There is no benefit to using a lubricant such as WD-40 under very dry soil conditions. Dry soil is much less likely to plug the soil probe than wet soil. If you are running into a few plugged tips with the HD dry tip, try the HD wet tip. You are probably finding a layer of wet soil deeper in the soil profile. The HD wet tip has a recessed lip that will prevent plugging and will handle this layer better than the HD dry tip.
What if I can’t get a full 6-24-inch soil core? Should I change anything in the information I submit to the laboratory?
If you are unable to get a full second soil depth (6-24-inch soil core), it is important that the information you submit to the laboratory matches the soil depth you actually collected. Mobile soil nutrients like nitrate-nitrogen are tested on the second soil depth and results are calculated based on soil core length. If the soil core is shorter than what was written on the submission form or submitted in AGVISOR, the soil test nitrate-nitrogen result will be overestimated.
Preventing fires when soil sampling
No one wants to start a fire while in the field. Unfortunately, driving anything with an engine over dry crop residue creates a fire risk. John Lee, soil sampling and testing veteran, has seen this happen firsthand. “I started a corn stalk field on fire when I was soil sampling one of my dad’s fields in college,” said Lee. “The fire was put out quickly, but I was embarrassed that I did not have anything in the truck with me to put the fire out.”
After visiting with several customers with many years’ experience soil sampling in dry conditions, we compiled a list of practices that can reduce the chance of fire while soil sampling.
Fire suppressing items to keep in your soil sampling rig
Remember that most fires start under the truck where straw or chaff accumulates on exhaust pipes, mufflers, etc. Your firefighting equipment needs to be long enough to reach these areas if a fire does start.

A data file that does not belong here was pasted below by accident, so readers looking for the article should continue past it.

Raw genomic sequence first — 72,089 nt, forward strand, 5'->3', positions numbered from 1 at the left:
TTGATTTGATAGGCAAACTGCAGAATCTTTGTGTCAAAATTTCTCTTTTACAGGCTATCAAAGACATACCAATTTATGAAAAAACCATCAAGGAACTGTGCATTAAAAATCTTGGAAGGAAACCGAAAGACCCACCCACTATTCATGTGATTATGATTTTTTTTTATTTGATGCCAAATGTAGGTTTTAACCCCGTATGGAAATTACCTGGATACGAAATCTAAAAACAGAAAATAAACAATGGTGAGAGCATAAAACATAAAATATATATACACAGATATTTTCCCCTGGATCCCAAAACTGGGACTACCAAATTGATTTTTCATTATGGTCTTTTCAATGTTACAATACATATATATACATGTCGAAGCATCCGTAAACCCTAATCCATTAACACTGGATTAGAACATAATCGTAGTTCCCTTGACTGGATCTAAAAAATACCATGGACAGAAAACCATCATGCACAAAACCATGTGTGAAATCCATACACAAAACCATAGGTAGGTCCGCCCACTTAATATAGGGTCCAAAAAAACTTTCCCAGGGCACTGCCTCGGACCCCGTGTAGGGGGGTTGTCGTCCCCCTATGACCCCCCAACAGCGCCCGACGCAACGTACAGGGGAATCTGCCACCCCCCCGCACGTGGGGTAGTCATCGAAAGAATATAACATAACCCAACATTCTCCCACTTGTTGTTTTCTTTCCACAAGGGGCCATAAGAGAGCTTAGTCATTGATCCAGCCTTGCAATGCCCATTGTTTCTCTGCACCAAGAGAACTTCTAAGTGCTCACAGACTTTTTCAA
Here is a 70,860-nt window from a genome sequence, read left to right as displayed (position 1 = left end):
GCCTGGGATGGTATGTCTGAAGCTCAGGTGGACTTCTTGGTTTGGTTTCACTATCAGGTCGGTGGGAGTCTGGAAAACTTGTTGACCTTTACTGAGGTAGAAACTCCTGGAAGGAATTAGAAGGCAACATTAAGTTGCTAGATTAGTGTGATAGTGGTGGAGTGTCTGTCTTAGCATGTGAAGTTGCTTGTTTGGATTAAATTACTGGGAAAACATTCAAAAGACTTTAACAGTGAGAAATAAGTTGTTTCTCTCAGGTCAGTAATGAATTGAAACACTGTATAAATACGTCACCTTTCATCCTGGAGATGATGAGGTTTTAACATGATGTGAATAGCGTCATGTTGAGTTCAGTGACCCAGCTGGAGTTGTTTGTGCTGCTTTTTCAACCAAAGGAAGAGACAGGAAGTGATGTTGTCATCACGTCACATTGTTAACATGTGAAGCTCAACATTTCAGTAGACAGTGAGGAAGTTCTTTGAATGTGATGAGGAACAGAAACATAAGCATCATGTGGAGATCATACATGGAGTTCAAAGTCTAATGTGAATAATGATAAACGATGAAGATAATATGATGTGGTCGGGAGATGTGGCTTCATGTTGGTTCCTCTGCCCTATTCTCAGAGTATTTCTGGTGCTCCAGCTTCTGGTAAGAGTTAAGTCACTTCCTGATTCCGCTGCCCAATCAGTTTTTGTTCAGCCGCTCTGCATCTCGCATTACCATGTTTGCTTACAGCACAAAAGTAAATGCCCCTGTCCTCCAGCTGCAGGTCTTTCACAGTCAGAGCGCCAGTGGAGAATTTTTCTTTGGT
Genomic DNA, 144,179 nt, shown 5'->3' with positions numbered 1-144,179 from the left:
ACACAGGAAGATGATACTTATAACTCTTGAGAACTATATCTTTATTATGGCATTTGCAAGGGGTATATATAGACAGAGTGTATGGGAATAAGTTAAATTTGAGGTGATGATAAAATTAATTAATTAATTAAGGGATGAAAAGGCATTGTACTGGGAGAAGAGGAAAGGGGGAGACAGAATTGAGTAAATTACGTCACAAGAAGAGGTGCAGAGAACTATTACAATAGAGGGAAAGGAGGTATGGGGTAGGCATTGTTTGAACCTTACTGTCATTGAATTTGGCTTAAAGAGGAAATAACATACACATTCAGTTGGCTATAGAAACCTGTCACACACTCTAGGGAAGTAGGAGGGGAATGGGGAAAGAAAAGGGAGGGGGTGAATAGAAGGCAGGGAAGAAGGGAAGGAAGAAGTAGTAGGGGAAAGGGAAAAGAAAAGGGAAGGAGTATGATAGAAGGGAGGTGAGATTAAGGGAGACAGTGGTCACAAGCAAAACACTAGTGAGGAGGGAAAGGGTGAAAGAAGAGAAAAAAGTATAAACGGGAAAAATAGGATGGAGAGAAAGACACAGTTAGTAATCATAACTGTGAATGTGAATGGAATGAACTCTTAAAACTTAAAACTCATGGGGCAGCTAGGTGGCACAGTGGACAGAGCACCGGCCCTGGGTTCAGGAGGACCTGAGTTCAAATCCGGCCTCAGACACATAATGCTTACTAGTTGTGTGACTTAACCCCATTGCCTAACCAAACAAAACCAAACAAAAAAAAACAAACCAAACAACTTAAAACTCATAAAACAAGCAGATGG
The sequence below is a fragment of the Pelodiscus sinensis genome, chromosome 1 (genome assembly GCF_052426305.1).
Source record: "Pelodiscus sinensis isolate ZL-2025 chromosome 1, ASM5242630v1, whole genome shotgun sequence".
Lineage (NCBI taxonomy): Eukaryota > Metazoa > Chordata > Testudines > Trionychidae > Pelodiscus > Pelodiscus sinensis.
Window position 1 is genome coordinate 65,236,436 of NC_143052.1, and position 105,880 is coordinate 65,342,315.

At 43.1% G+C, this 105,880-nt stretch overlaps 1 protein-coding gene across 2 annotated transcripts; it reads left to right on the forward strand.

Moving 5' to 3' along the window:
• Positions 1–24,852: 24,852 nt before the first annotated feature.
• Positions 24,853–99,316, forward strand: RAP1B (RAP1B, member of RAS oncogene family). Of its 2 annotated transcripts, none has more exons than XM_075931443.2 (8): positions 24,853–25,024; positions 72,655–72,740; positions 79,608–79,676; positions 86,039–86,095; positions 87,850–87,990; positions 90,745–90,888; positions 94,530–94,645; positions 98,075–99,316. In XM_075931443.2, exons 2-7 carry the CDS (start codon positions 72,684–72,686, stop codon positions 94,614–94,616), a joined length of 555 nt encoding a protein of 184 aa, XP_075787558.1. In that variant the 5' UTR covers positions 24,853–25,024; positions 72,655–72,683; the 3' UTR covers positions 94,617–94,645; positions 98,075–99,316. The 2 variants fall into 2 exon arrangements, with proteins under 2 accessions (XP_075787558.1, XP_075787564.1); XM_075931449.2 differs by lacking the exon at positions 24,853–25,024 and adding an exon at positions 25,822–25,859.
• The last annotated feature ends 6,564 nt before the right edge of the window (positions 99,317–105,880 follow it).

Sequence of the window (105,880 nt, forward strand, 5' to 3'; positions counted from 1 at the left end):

- Large ABC type fire extinguisher with hose
- 10 lb size costs ~$70.00; large 20 lb size costs ~$130.00
- Water tank with 20-ft hose
- A small water tank (~25 gallons) with a 20-ft hose will allow you to get to any location on the truck to put out a fire. One sampler suggested using a small spray tank system designed for ATVs. The systems cost roughly $350-$450, are self-contained, and run from a battery. You may already have a small weed spraying system you can put in the box of your soil sampling truck to use as a firefighting system.
Practices to reduce fire risk before one starts
- Soil sample in the morning when it is cool and overnight dew is still present
- Talk with your clients about reducing stubble height. This should not be an issue with drought-stressed crops because the stubble height will be shorter than normal.
- Keep as much ground clearance under your truck as possible to prevent chaff buildup on the frame, axels, and crossmembers.
- Inspect your truck at the end of each day to make sure straw and chaff are not accumulating in places that could start a fire the next day. Use an air compressor to blow out all the nooks and crannies accumulating crop residue.
- Stay alert for any hints of smoke while soil sampling. At the first hint of smoke, find where the smoke is originating quickly and extinguish it, or get out of the field and into a safe area to figure out where the smoke is coming from.